Posts Tagged ‘Harris’

Fixin’ Things: Week’s Update

May 27, 2016 Comments off

Figured I would try and and get back into the swing of things and update a bit more often.  Mostly boring stuff, but, hey, someone has to do it! This week I have a bit of F.O.R.D. action to mention along with plans to  repair a Nautel NV20.  Also a little fun with NexGen and Sage communications.  A little bit of everything.

F.O.R.D. = Fix Or Repair Daily.  Harris Z10.  This box just sits there and is used on occasion when I do a Nautel update.  As it sits, it fails.  No, it doesn’t need to be turned on, it just fails.  I should clarify, it shows Faults.  Currently 4 when I look at the logs, used to be 5.  Let me remind you, it gets these just sitting idle.  Apparently 2 of the 4, was 3 of 5, are PA modules showing the PS#_OT, or over temperature fault.  Again, it isn’t running.  A little research and some interaction with tech support a couple months ago, I finally ordered the parts through Mouser and did a test repair.  This repair entails the replacement of a capacitor and thermistor.  Easy enough except they are surface mount, so I finally got a chance to experience this type of repair first hand.  All I can say is it takes patience.  Needless to say, the test PA module installed and fault is cleared.  I have 2 more to do.  The other faults I will act on when I get these obvious ones out of the way.  Unfortunately it looks like one of these pending faults corresponds to a dead PA.

But, wait, did I say a Nautel repair is imminent?  Yeah, I guess I pushed the old beast a bit too hard as I prepare for an HD carrier increase.  I began to adjust the HD PA voltage to accommodate the new power increase and two PA modules said they did not like that, and Poof!  I just finished doing some research and I have all the parts to replace them.  I even have the tools!  What did I find out today?  I have version A of the modules and all the latest documents show they are up to C, and they look more modular!  The old ones require de-soldering and then replacement.  At least it doesn’t look to bad.  I also get to perform the modifications that the modules required a few years back to improve efficiency.  All in all, I call this fun.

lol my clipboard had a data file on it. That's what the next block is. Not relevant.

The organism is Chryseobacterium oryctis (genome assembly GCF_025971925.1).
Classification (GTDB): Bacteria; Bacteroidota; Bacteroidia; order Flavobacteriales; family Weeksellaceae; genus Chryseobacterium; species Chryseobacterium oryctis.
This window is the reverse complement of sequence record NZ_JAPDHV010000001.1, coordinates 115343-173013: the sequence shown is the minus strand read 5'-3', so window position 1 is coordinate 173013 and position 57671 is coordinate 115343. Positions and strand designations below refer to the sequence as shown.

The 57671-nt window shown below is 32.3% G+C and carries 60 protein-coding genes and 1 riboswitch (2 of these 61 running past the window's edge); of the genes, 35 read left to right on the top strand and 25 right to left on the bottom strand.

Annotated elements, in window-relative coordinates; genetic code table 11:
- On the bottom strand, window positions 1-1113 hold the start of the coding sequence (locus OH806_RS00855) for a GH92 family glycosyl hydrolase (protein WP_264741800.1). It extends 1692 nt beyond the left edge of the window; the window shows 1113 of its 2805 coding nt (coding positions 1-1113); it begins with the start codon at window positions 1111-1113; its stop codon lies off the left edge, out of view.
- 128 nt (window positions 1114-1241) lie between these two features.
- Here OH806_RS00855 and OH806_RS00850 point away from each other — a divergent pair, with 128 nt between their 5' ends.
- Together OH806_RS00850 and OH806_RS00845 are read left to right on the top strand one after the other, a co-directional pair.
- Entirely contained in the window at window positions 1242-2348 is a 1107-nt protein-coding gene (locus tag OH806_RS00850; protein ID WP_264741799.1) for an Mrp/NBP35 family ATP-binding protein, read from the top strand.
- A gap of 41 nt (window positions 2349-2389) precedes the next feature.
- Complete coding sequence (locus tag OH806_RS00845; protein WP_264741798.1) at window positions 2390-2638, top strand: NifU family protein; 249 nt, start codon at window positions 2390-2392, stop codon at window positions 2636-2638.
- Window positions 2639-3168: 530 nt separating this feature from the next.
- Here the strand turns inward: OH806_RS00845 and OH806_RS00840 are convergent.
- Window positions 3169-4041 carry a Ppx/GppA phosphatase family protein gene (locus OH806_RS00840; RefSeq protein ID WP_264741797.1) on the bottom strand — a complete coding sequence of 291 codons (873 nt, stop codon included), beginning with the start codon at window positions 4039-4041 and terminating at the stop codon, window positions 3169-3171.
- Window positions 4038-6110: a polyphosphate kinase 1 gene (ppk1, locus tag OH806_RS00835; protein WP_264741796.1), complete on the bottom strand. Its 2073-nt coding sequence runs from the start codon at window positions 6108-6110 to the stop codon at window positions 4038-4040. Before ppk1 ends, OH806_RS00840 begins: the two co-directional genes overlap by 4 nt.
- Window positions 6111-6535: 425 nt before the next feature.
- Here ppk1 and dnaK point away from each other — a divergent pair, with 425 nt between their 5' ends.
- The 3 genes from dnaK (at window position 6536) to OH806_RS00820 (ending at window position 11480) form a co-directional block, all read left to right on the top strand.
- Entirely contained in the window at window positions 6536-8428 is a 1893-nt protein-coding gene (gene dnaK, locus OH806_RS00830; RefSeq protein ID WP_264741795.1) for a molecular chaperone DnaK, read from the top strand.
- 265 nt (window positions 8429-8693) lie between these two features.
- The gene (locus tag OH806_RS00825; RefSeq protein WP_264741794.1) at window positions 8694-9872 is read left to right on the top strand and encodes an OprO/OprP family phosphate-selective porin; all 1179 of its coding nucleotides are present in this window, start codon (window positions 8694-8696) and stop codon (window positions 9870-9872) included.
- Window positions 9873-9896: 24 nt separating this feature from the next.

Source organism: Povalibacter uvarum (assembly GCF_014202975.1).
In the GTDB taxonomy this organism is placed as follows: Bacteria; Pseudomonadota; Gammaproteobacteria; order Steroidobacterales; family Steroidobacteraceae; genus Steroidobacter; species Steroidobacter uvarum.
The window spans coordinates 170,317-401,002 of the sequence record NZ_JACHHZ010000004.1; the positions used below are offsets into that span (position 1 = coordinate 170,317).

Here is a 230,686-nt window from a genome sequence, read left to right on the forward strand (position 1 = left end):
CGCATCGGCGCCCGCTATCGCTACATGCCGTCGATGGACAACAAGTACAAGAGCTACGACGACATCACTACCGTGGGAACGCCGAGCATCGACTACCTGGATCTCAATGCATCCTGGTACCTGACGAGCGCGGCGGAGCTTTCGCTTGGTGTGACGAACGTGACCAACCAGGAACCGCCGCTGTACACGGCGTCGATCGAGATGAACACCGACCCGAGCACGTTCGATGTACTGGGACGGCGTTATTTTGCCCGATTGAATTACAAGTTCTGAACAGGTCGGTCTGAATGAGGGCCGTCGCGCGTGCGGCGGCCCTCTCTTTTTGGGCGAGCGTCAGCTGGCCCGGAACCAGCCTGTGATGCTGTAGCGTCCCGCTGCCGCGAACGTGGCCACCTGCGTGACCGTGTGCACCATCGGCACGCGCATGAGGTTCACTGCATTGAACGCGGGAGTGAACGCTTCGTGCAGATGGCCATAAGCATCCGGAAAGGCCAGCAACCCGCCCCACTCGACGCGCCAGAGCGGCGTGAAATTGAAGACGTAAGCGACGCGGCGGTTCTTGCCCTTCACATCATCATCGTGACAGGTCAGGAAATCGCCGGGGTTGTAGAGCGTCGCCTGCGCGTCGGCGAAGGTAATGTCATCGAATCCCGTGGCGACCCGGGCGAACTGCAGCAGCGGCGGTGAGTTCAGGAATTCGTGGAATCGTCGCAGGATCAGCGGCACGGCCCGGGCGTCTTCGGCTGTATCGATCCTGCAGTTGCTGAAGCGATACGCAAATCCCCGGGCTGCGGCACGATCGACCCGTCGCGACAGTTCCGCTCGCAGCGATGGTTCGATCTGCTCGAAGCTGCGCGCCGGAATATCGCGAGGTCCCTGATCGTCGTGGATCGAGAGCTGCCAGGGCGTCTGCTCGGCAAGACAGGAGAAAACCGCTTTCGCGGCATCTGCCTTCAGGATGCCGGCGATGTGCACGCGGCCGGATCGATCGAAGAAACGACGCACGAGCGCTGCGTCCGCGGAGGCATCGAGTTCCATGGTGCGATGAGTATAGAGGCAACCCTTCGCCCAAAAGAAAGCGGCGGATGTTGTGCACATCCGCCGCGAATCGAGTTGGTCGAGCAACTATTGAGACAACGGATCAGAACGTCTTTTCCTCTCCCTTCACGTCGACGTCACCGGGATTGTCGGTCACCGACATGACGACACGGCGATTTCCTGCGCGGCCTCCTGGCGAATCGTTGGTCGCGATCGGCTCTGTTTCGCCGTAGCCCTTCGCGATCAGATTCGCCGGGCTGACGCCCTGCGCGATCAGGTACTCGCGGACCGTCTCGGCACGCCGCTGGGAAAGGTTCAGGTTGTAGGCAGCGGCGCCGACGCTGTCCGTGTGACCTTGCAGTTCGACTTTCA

We us IP to control most everything these days, and this includes how the RCS NexGen communicates with the Sage Endec.  Sure enough, this week I noticed that the RWT did not fire properly.  This is normally caused by the old architecture of NexGen where it just decides to not talk.  After a couple of tests I had to do the old CTRL+Alt+Shift+F4 on the A-server so it would load a fresh database.  Why it decided to start doing this is beyond me.  The other two stations do not have this issue.  I know we will be moving off this system some day, so whatever we use better be IP savvy in running all tests and alerts.

Interspersed among all this fun is Microsoft and Windows 10.  Thanks.  Apparently there is an issue with Win 10 and USB 3.0.  At least with some of our stuff, more specifically Digigram and the UAX-220v2.  Thought he device uses generic Windows drivers, the system will throw a fault and reboot spontaneously.  When trying to track it down, the Event Logs show nothing except the “previous shutdown was unexpected” error.  I finally caught a memory dump and analysed it.  A reference to a USB device was there.  As a test I removed the UAX and that machine has settled down.  I think I will need to experiment with a couple of other USB sound devices and see if it is isolated to Digigram or it is more universal issue.  Sad if it is the UAX as the beauty of it was plug and play with no special drivers.